|Main ingredient(s)||meat (beef, chicken, lamb or turkey), gravy, mixed vegetables (potatoes, carrots, green beans and peas)|
A pot pie is a mixture of meat pie ingredients made in a pot, hence the name "pot pie". It usually consists of flat square noodles and other ingredients such as meat and vegetables. Chicken is a common type. A pot pie is commonly served as a main dish.
Often confused with pie, a type of baked savory pie with a bottom and top completely encased by flaky crusts and baked inside a pie tin to support its shape, a pot pie is stewed in a pot on top of the stove rather than baked. It lacks a crust. More rarely, some types of pot pies are baked in a deep casserole dish lined with crust but the more common traditional type is crustless. Many food manufacturers and restaurants mistakenly mislabel meat and vegetable pie (e.g., chicken) as "pot pie" for marketing purposes to evoke a homemade feel for their food products.
The pot pie differs from the Australian meat pie and many British regional variants on pie recipes, which may have a top of flaky pastry, but whose body is usually made from heavier, more mechanically stable shortcrust, hot water crust or similar pastry.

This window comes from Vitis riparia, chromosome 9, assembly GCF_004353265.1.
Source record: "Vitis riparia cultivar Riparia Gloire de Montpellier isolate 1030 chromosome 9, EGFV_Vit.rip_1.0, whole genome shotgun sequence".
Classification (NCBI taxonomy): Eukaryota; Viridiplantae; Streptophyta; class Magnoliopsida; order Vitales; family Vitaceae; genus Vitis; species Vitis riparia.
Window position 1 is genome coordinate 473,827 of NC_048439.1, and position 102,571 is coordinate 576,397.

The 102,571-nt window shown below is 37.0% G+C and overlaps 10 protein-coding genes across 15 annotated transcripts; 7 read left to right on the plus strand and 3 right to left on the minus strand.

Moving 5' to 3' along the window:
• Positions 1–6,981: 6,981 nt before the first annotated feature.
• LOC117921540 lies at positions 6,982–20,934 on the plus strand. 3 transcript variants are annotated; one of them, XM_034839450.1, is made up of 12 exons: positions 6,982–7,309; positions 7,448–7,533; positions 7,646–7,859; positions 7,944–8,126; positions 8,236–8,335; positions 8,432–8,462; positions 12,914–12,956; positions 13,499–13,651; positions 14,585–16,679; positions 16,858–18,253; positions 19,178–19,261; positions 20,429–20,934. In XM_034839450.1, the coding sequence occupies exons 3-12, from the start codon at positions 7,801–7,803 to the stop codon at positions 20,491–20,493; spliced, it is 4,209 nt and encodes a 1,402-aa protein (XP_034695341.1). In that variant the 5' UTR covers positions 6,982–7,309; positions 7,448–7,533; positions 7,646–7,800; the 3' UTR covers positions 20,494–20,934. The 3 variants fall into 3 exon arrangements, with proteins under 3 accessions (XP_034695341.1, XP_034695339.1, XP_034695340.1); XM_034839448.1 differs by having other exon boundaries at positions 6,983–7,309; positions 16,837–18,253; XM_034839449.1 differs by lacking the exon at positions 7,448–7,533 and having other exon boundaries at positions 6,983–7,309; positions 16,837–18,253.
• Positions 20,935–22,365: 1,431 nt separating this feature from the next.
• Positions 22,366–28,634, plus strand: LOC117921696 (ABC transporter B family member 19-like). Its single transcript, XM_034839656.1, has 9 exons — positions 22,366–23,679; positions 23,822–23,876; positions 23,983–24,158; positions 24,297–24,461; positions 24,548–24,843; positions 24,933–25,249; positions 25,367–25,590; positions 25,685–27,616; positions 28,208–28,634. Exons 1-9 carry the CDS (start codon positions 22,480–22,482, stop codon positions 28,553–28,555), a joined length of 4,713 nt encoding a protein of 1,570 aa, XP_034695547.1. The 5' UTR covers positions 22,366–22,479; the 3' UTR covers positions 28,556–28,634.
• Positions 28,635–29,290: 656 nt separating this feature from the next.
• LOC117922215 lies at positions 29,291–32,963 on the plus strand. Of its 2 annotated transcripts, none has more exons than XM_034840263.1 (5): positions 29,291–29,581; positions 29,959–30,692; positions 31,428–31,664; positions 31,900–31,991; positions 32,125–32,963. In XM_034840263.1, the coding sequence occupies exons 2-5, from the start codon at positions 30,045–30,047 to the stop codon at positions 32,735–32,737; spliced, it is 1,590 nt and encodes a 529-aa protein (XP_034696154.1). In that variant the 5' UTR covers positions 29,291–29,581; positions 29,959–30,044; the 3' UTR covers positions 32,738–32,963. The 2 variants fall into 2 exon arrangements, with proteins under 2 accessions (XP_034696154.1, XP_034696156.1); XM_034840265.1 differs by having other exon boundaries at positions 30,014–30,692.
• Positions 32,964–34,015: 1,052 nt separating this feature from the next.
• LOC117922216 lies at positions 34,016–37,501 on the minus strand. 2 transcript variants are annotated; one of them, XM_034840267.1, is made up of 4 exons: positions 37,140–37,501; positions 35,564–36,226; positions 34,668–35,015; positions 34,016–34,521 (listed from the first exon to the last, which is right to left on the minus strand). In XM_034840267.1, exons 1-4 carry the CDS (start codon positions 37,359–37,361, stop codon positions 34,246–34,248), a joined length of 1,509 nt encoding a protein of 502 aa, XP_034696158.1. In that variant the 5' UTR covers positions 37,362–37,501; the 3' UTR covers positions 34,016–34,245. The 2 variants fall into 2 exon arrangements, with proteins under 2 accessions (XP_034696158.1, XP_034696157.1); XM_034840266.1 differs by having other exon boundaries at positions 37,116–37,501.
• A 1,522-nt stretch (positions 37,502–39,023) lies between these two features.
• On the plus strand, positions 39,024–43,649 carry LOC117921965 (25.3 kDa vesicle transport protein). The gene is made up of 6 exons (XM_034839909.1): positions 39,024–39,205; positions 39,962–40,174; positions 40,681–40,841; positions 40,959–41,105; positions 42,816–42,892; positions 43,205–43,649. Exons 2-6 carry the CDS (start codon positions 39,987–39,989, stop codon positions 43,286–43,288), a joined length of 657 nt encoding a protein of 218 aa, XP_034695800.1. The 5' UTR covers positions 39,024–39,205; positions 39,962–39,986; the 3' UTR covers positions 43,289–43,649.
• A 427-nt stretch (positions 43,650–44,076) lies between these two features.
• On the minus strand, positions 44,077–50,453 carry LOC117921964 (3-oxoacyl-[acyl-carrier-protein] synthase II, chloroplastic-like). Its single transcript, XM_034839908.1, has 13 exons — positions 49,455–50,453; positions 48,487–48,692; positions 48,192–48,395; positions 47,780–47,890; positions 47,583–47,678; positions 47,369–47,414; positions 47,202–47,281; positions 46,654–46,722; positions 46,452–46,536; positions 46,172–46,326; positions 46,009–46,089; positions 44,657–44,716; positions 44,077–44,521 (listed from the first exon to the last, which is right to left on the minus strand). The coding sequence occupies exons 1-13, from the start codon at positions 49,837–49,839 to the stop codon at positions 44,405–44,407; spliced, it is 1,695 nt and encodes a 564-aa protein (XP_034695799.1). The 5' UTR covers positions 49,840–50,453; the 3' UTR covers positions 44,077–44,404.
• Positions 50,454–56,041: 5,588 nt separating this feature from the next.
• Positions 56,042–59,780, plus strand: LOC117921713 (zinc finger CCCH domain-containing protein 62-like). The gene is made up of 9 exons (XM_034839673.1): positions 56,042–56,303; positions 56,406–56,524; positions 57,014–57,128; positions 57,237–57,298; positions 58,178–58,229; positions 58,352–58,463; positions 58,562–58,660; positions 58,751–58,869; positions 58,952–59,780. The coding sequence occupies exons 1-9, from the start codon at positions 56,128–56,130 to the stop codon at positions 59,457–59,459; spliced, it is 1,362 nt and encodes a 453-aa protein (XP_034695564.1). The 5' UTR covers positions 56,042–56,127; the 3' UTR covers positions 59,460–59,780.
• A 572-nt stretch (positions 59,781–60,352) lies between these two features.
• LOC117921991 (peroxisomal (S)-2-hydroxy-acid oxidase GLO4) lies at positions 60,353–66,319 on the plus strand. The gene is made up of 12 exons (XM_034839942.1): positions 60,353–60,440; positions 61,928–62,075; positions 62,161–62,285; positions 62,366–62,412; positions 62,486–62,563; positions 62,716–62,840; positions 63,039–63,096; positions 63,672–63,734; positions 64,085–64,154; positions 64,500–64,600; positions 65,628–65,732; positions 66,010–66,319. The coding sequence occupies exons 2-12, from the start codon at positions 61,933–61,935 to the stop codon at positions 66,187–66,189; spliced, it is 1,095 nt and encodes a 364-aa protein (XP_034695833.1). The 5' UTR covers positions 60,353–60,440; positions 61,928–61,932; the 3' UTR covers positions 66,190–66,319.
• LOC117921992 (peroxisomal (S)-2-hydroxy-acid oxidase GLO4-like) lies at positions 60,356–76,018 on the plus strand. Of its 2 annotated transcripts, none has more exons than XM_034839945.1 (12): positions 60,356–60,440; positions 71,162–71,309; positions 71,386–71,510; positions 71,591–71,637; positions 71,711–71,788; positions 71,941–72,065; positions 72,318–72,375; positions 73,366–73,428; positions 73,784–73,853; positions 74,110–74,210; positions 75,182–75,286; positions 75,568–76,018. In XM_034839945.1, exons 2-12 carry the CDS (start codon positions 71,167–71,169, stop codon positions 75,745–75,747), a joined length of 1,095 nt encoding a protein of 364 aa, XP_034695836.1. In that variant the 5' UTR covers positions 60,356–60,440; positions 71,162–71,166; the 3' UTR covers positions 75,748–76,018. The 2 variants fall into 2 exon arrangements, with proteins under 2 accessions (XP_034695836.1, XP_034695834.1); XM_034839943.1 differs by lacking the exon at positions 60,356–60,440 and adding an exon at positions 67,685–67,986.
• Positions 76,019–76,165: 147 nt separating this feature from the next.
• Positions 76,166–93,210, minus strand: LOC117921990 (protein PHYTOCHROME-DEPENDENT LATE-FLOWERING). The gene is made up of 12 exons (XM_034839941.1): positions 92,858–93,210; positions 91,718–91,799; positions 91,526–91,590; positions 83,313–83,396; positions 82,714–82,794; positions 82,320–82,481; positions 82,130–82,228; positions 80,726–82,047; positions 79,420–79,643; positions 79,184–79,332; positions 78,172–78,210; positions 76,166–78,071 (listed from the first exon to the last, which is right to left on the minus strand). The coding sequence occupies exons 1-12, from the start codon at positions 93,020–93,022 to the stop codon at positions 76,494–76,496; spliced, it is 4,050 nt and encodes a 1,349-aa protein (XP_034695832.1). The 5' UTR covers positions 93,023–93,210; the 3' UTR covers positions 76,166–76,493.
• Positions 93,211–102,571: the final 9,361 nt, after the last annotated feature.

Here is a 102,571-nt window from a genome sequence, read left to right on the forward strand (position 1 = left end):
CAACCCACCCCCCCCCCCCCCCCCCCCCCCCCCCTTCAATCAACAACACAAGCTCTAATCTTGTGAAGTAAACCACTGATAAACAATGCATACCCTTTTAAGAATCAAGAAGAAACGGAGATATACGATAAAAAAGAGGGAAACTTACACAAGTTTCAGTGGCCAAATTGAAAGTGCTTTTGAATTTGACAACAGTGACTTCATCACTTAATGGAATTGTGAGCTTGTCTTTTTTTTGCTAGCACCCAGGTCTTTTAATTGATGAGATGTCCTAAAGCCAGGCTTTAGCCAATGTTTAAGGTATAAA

Some American pie variations have no bottom crust and are similar to a baked casserole (or chicken and dumplings) unlike a traditional meat pie. Since the remaining top crust is not required to offer any structural support, it can be made by closely spacing small dollops of drop biscuit dough onto the stew-like filling before baking. This type of pie is also very common in the United Kingdom, where it is known as a top-crust pie.
In the Pennsylvania Dutch region, there is a dish called "bot boi" (or "bott boi") by Deitsch-speaking natives. Pennsylvania Dutch pot pie is a stew, usually made of a combination of chicken, ham, beef, or wild game with square-cut egg noodles, potatoes, and a stock of onion, celery and parsley. Bouillon is sometimes used to enhance the flavor. The egg noodles are often made from scratch from flour, eggs, salt and water. Some recipes use leavening agents such as baking powder, while others use only flour and hot broth.
- Longacre, D. J. (1976). More-with-Less Cookbook. Scottdale, PA: Herald Press
- Hutchinson, R. (1958). The New Pennsylvania Dutch Cookbook. NY: Paperback Library, Inc.